CSAIL Event Calendar: Previous Series
Probabilistic Relational Models: Representation, Inference, & Learning
Speaker: Daphne Koller , Stanford University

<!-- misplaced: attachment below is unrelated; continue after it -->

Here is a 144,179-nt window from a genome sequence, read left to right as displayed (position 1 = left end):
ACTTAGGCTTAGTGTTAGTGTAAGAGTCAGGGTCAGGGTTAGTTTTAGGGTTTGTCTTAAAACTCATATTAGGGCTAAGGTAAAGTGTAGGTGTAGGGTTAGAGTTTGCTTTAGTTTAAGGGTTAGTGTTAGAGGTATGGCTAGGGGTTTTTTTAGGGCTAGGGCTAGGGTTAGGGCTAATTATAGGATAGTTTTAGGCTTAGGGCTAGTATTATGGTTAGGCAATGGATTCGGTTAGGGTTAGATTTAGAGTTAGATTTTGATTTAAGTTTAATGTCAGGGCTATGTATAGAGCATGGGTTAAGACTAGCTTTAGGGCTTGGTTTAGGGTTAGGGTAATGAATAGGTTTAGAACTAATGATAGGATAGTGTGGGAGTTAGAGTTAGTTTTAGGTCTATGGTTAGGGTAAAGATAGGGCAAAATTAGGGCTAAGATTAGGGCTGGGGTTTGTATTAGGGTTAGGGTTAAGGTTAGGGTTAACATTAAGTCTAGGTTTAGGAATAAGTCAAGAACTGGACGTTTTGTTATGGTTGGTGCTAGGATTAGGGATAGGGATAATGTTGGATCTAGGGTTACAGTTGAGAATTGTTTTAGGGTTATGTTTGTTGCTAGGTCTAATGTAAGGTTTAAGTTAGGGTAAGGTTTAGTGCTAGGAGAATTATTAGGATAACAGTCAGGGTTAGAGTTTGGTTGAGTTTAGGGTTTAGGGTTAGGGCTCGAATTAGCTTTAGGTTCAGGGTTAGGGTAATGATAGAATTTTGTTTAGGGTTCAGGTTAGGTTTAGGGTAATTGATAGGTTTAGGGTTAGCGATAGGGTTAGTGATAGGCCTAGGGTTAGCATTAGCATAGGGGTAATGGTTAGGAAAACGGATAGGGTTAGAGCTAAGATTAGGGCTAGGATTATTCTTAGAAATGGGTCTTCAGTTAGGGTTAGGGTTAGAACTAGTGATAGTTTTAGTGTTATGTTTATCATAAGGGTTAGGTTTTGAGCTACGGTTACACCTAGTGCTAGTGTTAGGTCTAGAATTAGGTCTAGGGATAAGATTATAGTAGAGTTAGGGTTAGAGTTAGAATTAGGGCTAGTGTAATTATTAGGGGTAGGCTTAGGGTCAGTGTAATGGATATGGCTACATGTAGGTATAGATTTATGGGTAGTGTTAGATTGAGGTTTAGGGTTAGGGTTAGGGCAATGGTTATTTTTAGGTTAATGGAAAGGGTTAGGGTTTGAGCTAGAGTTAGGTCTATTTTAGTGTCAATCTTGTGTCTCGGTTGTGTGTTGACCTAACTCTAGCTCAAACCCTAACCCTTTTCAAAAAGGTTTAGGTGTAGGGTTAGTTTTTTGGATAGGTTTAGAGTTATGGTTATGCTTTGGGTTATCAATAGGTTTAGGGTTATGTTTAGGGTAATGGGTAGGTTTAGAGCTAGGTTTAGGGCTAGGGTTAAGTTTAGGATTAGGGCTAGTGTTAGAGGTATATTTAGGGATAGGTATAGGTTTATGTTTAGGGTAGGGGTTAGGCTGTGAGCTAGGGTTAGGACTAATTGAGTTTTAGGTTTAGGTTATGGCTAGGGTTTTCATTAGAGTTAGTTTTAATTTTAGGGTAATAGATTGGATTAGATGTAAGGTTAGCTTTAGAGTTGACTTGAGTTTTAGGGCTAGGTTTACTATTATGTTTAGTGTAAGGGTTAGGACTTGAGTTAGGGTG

Bayesian networks are a compact and natural representation for complex probabilistic models. They use graphical notation to encode domain structure: the direct probabilistic dependencies between variables in the domain. Bayesian networks have been applied successfully in a variety of applications; they can also be learned directly from data, allowing us to automatically extract the most significant correlations in the domain. Bayesian networks, however, are an unsuitable representation for complex domains involving many entities that interact with each other. In the first part of the the talk, I will describe probabilistic relational models (PRMs), which extend the language of Bayesian networks with the expressive power of object-relational languages. A PRM models the uncertainty over the attributes of objects in the domain and uncertainty over the relations between the objects. This language is capable of compactly modeling domains that are substantially more complex than ones for which standard Bayesian networks are appropriate. The same structure that allows compact representation can also support substantially faster inference than in equivalent Bayesian network models. In the second part of the talk, I will show how we can use probabilistic relational models to learn the probabilistic dependency structure in a relational domain, using a relational database as our starting point. I will discuss applications of this new learning technology to various domains, including complex biological data sets.